# Orthonormal system in Hilbert space

## Main Question or Discussion Point

Let H be a Hilbert space. Let F be a subset of H.
F is dense in H if:
<f,h>=0 for all f in F => h=0
Now take an orthonormal set (ek) (this is a countable sequence indexed by k) in H. My book says that obviously:
$\bigcup$span(ek) is dense in H (the union runs over all k)
=>
g=Ʃ<g,ek>ek
Now first of all:
Why do we need the union of the spans in the above? What is the difference between the span of the sequence of countably many units vectors and the union of the spans?
And then: Why is the above implication obvious?

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What is the difference between the span of the sequence of countably many units vectors and the union of the spans?
I don't know about the rest of your question, but think about two orthogonal unit vectors x and y in $\mathbb{R}^2$. Span(x) and span(y) are both straight lines, so the union of span(x) and span(y) would be two crossed straight lines; it would look like an "X". On the other hand, span({x,y}) is the whole plane.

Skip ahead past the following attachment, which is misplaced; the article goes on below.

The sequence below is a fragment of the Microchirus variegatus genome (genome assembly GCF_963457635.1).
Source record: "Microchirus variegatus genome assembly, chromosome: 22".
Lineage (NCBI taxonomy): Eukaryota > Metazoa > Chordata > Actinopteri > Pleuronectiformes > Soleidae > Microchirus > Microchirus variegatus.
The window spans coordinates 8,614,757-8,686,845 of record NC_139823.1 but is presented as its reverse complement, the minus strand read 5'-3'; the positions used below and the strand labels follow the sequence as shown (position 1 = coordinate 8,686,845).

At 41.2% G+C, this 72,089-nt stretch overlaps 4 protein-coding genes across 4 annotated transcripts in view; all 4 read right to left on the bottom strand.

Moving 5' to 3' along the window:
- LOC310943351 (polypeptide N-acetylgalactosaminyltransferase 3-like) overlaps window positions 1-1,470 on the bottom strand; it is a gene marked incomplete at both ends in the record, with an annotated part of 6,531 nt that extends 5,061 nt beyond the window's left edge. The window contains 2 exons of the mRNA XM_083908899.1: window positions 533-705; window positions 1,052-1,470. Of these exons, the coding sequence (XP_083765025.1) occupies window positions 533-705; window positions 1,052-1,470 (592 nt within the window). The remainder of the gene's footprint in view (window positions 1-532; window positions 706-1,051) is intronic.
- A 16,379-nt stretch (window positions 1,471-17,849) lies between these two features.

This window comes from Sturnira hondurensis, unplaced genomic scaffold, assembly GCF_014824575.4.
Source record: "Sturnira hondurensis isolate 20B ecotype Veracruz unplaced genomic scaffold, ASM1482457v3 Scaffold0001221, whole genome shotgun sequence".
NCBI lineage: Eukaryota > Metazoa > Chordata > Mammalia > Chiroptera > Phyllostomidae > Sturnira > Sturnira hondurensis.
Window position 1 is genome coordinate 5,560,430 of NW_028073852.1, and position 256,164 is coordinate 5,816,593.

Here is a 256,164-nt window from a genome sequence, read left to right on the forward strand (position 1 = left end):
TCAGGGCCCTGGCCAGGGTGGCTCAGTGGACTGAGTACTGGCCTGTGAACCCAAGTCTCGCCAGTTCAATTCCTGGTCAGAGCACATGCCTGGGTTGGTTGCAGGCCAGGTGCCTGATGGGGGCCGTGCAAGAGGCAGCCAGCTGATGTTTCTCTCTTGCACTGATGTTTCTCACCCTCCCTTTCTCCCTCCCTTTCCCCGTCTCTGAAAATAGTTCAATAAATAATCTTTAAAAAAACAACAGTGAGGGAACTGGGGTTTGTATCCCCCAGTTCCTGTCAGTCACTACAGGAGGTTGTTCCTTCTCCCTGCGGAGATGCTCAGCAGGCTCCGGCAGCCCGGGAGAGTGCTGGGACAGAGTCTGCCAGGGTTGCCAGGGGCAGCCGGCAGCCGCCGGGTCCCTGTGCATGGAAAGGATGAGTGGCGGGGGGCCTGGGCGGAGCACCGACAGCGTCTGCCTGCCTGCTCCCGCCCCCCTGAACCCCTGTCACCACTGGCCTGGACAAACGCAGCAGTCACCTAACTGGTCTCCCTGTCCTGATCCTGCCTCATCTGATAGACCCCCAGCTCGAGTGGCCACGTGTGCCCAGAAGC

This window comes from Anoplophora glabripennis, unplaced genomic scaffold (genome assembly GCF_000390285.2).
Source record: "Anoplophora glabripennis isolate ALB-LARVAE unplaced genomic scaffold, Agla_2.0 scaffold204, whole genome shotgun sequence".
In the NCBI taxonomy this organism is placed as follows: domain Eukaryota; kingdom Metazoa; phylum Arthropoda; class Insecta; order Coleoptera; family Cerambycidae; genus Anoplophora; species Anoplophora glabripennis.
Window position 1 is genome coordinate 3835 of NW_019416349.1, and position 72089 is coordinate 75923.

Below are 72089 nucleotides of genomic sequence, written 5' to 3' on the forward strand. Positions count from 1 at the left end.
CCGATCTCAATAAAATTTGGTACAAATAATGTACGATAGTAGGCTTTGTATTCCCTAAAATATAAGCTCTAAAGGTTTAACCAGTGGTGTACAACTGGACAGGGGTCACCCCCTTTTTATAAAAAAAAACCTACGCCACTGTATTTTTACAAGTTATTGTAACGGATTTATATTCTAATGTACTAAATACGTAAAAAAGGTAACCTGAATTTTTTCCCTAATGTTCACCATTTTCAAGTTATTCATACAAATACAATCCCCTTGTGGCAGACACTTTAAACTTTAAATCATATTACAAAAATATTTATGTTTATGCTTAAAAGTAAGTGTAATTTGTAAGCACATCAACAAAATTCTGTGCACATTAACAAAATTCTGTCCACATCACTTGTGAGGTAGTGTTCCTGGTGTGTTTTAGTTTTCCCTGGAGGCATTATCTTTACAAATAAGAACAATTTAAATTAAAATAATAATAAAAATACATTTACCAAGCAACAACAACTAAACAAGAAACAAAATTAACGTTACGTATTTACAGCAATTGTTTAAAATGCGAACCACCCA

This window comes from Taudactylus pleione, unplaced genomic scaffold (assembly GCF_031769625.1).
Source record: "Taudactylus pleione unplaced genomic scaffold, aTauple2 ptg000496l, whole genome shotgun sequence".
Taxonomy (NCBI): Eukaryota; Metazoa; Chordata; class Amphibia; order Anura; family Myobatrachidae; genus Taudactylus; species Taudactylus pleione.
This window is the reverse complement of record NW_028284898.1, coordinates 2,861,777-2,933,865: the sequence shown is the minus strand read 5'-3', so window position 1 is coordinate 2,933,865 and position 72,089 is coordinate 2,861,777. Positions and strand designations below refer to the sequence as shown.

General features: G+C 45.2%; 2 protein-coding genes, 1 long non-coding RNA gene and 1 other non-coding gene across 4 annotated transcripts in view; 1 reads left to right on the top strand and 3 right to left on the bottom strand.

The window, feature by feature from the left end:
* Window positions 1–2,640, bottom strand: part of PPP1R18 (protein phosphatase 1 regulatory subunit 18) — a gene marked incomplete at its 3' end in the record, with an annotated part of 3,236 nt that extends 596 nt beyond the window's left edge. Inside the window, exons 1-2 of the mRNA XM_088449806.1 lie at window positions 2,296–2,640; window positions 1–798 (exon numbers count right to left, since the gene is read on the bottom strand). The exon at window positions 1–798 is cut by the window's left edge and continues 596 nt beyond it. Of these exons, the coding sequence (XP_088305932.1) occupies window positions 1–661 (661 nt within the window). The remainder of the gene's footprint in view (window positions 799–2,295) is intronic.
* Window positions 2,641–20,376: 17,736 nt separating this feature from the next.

yes, so why include the union if it is already included in span(e_k)

The notation there isn't clear enough, but I think what it's naming is $$\bigcup_{n=1}^\infty \text{span}[\{e_k\}_{k=1}^n],$$ which some people would just call $\text{span}[\{e_k\}_{k=1}^\infty]$. The value of the former notation is that it reminds us that in a vector space the words "linear combination" mean (by definition) finite linear combination.

mathman